Border War's Lessons . . . and Limits
Byline: Bruce Fein, SPECIAL TO THE WASHINGTON TIMES
The volleys of debate over immigration legislation have obscured a more important truth. No matter the law's stipulations, facts on the ground will remain largely undisturbed: millions of illegal aliens industriously working as firefighters, construction workers, agricultural laborers or otherwise coupled with a modest number of criminals or sponges.
Laws limp when they command no moral consensus. Witnesses will not volunteer evidence. Prosecutorial or judicial discretion will be exercised in favor of leniency. Thus, the nation's ambivalence over whether illegal aliens are more to be admired than to be decried will forever cripple enforcement of immigration restrictions.
About three decades ago, I served at the Justice Department on an interagency task force on immigration. The Immigration and Naturalization Service then estimated the number of illegal aliens at 11 million to 14 million. The economic attraction of the United States was the accepted explanation for the phenomenon. Illegal aliens were eager to work and citizens were eager to hire under terms and conditions set by free labor markets.
Moral condemnation of illegals was inaudible, except for worry that would-be legal immigrants prospered less than those who flouted the law. Illegal aliens characteristically sported traits Americans celebrate: pluckiness; discipline; ambition; and, self-improvement. As models for Horatio Alger heroes, they regularly shamed citizens who chose sloth over opportunity. There was official irresolution over restrictive measures: harshly penalizing the employment of illegals; recruiting an army of enforcement agents; building a "Berlin Wall" along the Mexican border; jumping the number of detention facilities; or, requiring citizens to report known illegal aliens to the Immigration and Naturalization Service.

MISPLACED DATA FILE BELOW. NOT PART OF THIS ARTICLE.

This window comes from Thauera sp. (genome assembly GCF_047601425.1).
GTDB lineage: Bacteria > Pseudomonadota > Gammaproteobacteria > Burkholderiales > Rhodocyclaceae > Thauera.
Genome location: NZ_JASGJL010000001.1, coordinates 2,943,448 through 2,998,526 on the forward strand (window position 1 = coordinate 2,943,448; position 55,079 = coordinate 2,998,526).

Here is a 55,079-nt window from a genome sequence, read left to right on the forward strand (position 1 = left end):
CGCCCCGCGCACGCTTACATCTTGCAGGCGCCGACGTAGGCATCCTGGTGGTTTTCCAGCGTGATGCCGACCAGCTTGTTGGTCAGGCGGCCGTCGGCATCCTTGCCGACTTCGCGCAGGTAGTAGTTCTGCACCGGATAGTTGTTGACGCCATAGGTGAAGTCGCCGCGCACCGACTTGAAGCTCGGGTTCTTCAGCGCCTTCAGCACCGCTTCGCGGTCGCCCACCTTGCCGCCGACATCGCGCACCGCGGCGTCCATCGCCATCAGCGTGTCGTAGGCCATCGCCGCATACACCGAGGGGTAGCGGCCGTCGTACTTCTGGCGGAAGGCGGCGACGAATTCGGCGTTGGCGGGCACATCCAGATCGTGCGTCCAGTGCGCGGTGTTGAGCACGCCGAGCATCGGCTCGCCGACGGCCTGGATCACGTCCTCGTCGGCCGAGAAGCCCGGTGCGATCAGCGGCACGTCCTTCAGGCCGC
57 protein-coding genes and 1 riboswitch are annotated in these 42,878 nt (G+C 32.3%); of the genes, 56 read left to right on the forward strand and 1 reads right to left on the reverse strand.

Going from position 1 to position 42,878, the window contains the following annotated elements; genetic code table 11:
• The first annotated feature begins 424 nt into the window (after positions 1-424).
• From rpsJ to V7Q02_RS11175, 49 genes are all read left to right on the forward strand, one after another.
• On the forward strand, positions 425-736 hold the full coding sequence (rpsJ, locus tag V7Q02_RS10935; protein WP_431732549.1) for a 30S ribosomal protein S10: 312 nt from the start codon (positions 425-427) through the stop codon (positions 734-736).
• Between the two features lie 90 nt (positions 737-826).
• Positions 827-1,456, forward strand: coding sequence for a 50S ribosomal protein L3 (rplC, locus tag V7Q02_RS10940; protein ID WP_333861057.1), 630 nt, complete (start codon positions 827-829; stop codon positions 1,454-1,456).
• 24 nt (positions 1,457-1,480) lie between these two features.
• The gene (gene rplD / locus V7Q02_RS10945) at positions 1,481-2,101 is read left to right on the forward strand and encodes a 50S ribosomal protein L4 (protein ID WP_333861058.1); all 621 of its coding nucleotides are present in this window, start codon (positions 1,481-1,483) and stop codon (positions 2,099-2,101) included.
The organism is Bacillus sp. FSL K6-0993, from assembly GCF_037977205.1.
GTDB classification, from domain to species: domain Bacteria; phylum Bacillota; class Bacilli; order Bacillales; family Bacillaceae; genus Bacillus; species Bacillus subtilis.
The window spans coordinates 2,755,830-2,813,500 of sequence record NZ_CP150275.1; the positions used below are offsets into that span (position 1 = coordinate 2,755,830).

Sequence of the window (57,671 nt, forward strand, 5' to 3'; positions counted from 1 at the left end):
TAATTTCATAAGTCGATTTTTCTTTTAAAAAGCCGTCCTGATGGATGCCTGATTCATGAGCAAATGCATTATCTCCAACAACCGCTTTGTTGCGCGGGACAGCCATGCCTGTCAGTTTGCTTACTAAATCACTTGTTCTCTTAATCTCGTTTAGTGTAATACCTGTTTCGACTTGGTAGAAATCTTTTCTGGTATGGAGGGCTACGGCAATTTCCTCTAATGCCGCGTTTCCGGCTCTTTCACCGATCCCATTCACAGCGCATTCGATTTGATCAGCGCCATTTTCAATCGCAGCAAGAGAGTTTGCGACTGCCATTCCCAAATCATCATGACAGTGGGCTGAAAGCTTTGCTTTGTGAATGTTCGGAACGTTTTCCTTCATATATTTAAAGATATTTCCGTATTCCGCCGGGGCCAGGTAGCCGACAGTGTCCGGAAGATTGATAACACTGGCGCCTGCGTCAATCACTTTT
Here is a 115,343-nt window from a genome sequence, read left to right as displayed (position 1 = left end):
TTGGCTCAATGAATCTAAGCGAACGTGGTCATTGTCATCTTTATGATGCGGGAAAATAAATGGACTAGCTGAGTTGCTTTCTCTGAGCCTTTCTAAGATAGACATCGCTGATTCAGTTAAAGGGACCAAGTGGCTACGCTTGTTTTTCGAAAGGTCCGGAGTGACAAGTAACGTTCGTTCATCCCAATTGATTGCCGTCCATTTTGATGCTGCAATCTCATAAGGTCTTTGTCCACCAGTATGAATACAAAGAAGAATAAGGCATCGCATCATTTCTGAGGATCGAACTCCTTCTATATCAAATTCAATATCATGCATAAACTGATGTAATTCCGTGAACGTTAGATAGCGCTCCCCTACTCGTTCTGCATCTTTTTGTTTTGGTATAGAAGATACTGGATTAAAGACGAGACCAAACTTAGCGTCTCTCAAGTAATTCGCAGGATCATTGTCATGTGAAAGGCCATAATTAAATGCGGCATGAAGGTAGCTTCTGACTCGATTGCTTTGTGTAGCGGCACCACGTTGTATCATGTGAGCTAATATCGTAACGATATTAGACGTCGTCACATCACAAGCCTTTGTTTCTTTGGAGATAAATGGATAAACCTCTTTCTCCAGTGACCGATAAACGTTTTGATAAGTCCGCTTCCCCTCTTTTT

The current debate over immigration re-enacts the interagency deliberations of 30 years ago, confirming the adage that the more things change, the more they stay the same. In the interim, Congress passed an immigration reform law in 1986. It regularized the status of long-term illegals and imposed sanctions on employers for knowingly hiring illegal aliens. But widespread document fraud and lackadaisical enforcement reduced the law to a shadow.
The nation's moral ambivalence remained undiminished. In 1982, the U.S. Supreme Court discerned a constitutional right to a free public education for illegal alien children. Illegal alien workers were held entitled to protections of the National Labor Relations Act. The euphemism "undocumented" became a regular substitute for "illegal" in official discourse. …